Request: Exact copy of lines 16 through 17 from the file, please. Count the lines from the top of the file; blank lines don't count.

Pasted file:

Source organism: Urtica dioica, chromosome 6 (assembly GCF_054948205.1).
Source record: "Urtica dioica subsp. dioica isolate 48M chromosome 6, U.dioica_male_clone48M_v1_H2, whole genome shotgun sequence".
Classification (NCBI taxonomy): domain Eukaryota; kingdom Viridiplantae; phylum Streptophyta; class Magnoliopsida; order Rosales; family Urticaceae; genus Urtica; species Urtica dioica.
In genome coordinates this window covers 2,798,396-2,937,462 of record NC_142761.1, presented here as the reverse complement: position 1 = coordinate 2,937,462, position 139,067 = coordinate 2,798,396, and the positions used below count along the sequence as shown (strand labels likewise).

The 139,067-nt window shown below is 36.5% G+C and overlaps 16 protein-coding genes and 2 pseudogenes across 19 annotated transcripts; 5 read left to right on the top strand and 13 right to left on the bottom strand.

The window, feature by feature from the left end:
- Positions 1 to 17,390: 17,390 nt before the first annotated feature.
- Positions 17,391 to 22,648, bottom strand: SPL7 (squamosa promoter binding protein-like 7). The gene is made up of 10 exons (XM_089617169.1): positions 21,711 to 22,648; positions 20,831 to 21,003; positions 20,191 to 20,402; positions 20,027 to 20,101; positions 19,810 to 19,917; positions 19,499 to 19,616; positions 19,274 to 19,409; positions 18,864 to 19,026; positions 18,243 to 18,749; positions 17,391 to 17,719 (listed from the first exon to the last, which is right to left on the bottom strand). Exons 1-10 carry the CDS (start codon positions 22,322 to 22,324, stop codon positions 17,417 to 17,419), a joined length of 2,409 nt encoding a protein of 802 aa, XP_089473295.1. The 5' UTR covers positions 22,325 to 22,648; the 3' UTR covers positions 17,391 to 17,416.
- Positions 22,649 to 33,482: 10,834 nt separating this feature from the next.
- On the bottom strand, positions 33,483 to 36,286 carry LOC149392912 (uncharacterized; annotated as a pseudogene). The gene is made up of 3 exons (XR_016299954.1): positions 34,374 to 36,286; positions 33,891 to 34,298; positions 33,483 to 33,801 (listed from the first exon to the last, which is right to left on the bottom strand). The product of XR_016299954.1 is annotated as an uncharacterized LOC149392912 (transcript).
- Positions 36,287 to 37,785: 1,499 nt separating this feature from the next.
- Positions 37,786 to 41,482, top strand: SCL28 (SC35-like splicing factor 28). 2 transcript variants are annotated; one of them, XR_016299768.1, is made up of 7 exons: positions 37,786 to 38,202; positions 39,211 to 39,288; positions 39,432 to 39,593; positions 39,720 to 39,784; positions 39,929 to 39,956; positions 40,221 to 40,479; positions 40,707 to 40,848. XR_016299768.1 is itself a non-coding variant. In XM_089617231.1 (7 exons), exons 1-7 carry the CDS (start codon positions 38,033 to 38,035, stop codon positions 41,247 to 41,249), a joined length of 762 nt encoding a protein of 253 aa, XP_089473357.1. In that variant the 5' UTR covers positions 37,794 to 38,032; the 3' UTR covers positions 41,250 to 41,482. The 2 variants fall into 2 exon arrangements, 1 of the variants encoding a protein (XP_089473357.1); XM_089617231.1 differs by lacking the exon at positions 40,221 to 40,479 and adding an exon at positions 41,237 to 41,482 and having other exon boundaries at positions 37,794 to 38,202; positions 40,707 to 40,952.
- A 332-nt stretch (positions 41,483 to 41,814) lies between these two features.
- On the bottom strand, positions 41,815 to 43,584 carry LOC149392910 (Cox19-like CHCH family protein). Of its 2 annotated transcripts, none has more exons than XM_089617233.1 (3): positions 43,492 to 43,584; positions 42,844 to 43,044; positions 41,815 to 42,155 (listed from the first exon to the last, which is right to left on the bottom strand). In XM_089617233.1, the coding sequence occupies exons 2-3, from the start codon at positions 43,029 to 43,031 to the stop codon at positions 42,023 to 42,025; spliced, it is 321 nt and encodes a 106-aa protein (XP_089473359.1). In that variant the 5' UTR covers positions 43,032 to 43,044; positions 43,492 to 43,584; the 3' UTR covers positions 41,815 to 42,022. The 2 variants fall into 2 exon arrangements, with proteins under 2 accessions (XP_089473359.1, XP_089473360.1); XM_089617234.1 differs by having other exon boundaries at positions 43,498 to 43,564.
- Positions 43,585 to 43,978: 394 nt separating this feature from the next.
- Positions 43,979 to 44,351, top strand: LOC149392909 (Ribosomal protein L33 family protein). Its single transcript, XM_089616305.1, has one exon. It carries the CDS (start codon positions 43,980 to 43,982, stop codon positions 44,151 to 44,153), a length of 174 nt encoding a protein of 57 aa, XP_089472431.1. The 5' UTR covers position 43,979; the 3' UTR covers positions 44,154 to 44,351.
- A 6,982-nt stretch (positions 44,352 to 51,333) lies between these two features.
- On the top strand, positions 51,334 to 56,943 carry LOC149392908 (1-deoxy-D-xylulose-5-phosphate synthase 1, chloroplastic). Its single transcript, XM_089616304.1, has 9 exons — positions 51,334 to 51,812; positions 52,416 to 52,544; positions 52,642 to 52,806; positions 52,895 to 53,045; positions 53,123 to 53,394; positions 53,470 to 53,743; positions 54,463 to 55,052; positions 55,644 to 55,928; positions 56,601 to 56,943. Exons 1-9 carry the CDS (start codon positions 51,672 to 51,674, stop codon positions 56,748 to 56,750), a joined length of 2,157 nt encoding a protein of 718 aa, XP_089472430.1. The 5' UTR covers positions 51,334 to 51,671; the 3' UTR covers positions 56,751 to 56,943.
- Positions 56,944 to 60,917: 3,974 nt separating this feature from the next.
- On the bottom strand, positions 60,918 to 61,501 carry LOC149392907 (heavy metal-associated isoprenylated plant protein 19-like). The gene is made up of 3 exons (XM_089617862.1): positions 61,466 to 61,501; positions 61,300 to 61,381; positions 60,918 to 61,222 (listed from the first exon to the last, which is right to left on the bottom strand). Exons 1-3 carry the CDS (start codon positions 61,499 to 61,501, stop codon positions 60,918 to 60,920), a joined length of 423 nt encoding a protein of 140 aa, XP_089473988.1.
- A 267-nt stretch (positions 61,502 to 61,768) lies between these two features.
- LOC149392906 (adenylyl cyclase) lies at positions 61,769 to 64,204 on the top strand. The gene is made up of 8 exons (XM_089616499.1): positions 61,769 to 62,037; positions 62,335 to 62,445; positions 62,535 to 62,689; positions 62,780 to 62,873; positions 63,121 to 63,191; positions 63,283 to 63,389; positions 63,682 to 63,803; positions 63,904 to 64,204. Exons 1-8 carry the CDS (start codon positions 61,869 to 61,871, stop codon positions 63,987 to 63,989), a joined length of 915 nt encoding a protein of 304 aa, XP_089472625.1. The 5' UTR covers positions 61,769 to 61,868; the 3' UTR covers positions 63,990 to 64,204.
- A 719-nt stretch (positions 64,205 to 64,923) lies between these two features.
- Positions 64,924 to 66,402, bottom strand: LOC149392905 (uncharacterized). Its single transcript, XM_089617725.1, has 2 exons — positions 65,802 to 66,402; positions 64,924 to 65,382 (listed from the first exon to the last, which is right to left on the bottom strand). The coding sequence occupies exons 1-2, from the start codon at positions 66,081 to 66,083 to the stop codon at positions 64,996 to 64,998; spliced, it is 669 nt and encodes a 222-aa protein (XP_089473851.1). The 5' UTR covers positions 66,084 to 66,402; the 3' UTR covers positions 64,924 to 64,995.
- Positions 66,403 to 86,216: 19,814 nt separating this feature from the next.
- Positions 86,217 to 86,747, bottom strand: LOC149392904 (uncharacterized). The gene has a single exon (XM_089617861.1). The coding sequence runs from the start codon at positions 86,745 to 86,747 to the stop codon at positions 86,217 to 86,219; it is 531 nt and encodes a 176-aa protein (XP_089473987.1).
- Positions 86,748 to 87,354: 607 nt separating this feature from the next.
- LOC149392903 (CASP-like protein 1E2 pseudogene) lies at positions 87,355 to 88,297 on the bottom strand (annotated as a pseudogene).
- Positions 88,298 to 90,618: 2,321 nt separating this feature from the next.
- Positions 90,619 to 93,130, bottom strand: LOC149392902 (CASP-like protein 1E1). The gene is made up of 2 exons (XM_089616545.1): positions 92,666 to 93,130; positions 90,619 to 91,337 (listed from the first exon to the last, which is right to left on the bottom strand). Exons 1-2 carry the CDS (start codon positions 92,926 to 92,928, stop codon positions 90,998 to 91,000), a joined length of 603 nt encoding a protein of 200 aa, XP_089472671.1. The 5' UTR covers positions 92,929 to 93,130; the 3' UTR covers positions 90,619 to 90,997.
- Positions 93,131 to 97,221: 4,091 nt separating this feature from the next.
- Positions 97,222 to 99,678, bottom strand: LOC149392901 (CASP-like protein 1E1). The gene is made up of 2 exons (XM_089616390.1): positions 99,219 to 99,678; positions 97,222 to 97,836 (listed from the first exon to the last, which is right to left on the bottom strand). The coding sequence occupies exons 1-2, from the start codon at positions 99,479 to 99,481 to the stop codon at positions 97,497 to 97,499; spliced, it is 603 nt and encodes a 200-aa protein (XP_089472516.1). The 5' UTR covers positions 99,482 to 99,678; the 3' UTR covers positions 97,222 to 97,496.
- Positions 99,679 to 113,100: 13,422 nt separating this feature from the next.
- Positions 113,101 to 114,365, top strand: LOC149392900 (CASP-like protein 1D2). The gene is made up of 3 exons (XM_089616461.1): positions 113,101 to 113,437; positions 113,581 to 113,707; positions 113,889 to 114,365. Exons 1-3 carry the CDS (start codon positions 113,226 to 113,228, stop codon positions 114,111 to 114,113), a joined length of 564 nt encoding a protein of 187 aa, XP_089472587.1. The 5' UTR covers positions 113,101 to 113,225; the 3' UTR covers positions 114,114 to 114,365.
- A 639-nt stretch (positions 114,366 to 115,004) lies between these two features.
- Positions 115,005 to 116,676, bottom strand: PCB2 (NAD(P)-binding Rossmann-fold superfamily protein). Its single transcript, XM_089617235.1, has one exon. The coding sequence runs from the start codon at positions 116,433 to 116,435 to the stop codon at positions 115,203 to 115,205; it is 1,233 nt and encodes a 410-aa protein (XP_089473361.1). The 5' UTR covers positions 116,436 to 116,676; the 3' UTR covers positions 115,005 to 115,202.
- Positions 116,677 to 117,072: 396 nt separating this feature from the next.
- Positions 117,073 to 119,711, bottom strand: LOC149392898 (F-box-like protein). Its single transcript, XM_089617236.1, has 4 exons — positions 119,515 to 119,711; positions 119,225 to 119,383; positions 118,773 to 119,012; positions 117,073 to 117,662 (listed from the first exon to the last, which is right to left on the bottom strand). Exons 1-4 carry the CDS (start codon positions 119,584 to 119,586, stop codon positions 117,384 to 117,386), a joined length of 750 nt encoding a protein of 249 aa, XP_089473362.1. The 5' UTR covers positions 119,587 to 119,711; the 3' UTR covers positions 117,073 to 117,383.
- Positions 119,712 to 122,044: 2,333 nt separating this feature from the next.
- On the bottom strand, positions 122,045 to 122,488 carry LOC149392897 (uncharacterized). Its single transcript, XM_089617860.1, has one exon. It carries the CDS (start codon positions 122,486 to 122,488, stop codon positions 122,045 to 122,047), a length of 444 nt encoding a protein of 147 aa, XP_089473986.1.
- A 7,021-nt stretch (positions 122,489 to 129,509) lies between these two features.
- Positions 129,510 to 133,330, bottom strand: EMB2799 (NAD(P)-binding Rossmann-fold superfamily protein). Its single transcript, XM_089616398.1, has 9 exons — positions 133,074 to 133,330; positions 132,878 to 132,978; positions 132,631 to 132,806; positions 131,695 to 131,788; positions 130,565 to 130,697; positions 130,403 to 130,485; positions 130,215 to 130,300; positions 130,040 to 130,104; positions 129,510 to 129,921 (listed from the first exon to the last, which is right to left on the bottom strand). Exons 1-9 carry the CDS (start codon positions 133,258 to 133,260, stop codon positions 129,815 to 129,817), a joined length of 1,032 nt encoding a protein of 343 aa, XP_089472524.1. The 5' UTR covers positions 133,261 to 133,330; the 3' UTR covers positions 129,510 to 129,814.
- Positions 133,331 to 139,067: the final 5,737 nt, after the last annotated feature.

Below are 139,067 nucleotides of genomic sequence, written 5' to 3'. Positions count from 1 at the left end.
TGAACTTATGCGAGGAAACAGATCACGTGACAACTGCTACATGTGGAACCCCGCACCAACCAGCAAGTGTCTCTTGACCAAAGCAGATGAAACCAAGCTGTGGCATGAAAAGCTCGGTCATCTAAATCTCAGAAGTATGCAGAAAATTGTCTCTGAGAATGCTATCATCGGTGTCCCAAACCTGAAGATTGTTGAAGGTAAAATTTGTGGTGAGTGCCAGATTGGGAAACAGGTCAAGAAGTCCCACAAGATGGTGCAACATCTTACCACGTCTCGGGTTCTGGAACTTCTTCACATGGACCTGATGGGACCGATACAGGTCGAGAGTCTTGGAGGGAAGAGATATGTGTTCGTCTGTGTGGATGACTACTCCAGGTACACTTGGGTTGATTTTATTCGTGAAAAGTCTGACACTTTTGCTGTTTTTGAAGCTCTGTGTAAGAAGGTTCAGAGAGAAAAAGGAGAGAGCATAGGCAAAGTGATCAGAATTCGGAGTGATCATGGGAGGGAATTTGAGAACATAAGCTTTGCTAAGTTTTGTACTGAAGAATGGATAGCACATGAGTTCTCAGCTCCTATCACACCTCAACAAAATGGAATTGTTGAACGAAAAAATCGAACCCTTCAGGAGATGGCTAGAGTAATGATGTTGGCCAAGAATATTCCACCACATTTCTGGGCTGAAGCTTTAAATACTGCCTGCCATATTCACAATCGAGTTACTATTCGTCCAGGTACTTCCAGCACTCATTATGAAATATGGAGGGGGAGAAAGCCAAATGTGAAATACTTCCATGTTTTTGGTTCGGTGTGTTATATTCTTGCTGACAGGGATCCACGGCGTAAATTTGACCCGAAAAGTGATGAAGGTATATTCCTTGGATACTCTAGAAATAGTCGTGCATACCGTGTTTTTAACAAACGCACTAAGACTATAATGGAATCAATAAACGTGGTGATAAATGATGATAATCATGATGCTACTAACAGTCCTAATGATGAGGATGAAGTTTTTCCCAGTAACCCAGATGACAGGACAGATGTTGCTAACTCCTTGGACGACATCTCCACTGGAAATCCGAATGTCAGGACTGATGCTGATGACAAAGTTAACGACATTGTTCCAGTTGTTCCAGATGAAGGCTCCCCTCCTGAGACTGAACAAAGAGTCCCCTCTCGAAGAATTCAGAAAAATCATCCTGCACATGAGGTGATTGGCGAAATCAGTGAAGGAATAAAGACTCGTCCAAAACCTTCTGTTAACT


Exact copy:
- Positions 43,979 to 44,351, top strand: LOC149392909 (Ribosomal protein L33 family protein). Its single transcript, XM_089616305.1, has one exon. It carries the CDS (start codon positions 43,980 to 43,982, stop codon positions 44,151 to 44,153), a length of 174 nt encoding a protein of 57 aa, XP_089472431.1. The 5' UTR covers position 43,979; the 3' UTR covers positions 44,154 to 44,351.
- A 6,982-nt stretch (positions 44,352 to 51,333) lies between these two features.